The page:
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Why is London’s population in decline?

The vision of moving to the city is one that has faced individuals since the beginning of time. The aspiration from escaping one’s boundaries and living in the heart of the capital has often seemed idealistic, if not necessarily realistic. Young graduates flock to city firms, hoping to work their way up the respective industries and flourish in the urban environment. That was normal for those academically bright enough for years.

Yet the coronavirus pandemic has changed all of this. With remote working becoming the norm during the third lockdown, organisations have needed to adapt. Whether universities or companies, not meeting in person has become essential in order to prevent the virus spreading from person to person. As individuals have been locked down, thought has been given to where people live.

London’s population is set to decline for the first time in more than 30 years

This has meant London’s population is set to decline for the first time in more than 30 years. The accountancy firm PwC have argued the numbers living in the capital could fall by 300,000, from 9 million in 2020 to as low as 8.7 million. It would be the first time the city’s population had declined since 1988.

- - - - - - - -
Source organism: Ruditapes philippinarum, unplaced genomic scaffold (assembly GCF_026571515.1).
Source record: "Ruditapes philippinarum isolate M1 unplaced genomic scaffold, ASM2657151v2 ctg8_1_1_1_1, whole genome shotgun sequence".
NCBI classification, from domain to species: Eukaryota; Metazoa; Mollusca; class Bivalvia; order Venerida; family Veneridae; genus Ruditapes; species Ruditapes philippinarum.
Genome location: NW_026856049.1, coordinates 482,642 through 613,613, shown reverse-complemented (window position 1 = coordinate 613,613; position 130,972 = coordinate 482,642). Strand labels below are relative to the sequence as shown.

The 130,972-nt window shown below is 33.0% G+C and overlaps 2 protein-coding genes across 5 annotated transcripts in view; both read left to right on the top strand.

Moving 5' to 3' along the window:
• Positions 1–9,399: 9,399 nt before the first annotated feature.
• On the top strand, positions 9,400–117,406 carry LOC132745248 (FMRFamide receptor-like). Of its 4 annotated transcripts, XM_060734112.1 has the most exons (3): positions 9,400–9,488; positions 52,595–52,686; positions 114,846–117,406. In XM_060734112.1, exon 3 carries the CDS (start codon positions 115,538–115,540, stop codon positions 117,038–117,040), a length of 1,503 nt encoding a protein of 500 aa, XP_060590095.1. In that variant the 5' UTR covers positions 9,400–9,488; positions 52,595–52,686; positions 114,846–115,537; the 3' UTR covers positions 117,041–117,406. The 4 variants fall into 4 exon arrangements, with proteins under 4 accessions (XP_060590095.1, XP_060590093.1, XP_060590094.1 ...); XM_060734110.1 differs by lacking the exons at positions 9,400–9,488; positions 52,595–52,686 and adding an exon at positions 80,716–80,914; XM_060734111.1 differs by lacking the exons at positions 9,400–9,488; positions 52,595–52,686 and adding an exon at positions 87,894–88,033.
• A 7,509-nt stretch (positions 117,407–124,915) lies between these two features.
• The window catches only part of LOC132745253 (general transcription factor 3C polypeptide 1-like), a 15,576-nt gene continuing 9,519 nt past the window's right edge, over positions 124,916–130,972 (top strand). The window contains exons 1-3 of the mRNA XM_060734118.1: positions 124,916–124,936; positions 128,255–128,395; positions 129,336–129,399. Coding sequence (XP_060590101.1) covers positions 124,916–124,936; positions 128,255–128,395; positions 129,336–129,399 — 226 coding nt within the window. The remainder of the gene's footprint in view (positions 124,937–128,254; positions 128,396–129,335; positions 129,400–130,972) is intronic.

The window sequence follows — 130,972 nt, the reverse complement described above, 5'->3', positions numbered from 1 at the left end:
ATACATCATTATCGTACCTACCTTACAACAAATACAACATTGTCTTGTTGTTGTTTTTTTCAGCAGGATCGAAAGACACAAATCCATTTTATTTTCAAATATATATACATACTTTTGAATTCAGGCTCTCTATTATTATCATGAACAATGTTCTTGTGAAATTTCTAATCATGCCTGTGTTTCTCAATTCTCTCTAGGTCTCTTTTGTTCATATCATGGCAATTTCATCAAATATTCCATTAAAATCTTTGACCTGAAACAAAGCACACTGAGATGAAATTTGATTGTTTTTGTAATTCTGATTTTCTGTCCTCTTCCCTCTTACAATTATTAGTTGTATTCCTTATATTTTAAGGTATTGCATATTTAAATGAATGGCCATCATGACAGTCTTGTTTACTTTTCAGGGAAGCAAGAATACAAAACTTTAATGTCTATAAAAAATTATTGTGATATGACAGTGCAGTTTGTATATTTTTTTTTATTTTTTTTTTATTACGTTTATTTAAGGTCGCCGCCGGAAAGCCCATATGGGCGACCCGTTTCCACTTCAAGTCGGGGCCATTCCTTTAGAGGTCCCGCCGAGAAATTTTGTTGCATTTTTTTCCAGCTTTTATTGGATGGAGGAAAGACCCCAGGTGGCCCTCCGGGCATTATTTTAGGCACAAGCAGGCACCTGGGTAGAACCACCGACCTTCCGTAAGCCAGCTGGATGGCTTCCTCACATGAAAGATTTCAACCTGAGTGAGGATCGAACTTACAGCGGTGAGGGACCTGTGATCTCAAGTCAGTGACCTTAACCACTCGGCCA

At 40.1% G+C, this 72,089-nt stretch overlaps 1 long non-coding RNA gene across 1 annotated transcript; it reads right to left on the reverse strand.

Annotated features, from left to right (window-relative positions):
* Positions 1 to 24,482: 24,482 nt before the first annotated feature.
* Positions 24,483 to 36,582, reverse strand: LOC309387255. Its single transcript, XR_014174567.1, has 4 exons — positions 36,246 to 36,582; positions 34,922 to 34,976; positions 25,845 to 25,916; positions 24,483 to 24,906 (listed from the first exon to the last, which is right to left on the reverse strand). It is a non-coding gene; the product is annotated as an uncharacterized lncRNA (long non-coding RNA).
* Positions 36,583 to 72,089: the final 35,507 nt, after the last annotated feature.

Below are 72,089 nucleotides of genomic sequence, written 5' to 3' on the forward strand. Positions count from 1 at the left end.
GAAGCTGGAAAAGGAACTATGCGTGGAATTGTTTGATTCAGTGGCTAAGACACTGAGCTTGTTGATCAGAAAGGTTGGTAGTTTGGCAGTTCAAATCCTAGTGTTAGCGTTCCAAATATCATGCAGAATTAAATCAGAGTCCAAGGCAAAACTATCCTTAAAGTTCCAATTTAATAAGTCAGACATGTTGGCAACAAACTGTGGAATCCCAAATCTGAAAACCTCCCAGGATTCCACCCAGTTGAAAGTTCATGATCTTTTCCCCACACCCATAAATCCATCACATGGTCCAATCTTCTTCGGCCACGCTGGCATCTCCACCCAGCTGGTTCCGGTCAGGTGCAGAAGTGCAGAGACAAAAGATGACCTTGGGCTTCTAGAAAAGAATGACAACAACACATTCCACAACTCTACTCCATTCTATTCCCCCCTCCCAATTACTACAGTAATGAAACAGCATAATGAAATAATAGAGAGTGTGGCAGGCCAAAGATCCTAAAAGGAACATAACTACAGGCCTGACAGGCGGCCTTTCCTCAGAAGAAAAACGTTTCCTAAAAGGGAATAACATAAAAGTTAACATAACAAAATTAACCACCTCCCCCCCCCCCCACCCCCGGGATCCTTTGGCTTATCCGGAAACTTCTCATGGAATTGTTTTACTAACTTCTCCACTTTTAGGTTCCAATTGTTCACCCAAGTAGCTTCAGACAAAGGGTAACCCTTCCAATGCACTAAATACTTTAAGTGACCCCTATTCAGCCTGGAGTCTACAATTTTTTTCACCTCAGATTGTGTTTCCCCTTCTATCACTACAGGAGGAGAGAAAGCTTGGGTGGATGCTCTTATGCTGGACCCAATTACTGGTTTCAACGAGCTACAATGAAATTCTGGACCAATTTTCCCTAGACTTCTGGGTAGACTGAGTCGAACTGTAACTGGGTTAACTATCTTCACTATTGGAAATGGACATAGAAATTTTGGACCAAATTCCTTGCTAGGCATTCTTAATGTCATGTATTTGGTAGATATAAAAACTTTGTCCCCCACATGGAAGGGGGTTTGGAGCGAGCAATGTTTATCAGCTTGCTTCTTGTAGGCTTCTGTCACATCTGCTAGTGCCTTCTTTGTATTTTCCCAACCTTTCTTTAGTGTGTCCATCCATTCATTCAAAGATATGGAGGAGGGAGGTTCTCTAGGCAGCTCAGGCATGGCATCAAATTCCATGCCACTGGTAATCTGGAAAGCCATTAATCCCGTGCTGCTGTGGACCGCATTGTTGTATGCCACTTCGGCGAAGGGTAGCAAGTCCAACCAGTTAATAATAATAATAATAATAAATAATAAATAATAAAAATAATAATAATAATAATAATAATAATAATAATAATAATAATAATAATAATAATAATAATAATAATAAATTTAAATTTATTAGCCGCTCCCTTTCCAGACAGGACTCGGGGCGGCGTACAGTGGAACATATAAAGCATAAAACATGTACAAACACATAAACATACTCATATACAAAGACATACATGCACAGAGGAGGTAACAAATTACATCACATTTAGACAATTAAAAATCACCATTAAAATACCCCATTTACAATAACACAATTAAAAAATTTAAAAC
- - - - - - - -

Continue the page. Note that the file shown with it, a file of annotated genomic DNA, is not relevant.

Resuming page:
PwC, although official population figures are yet to be published, have done a convincing amount of research on this area. They believe the UK could face a ‘baby bust’ in 2021, with the annual birth rate dipping to its lowest level since records began. On London specifically, they argue an August 2020 survey by the London Assembly found 4.5% of Londoners – accounting for 416,000 people – definitely planned to move out of the city within the next year.

There are numerous reasons for this taking place. It is obvious that the Covid-19 pandemic has transformed how people are working. While many people will have lived in the capital from the moment they’re born, others have moved tot he city precisely because of the unrivalled employment opportunities it offers. 20% of graduates typically move to London within six months of finishing university. If individuals are working from home, there is a lesser incentive for them to live in the expensive capital itself.

The absence and insecurity of work caused by the economic shock of the pandemic has meant unemployment is rising. Figures show that unemployment has increased most in London boroughs, with advertisements for jobs falling in capital cities across Europe. Economists have argued London benefited from its dense city, numerous hospitality venues and widespread tourism. These were all things forced to close by the lockdown.

The PwC research found that 16% of UK residents were contemplating leaving the nation, with 53% stating that was because of Brexit

London is an area of the country defined for being forward thinking. If new developments are taking place and spreading innovation, it will happen first in the capital. Such technological innovation has already meant Londoners are more likely to work from home than any other part in the UK. This would allow people to both retain their jobs and have the flexibility of working in other parts of the country.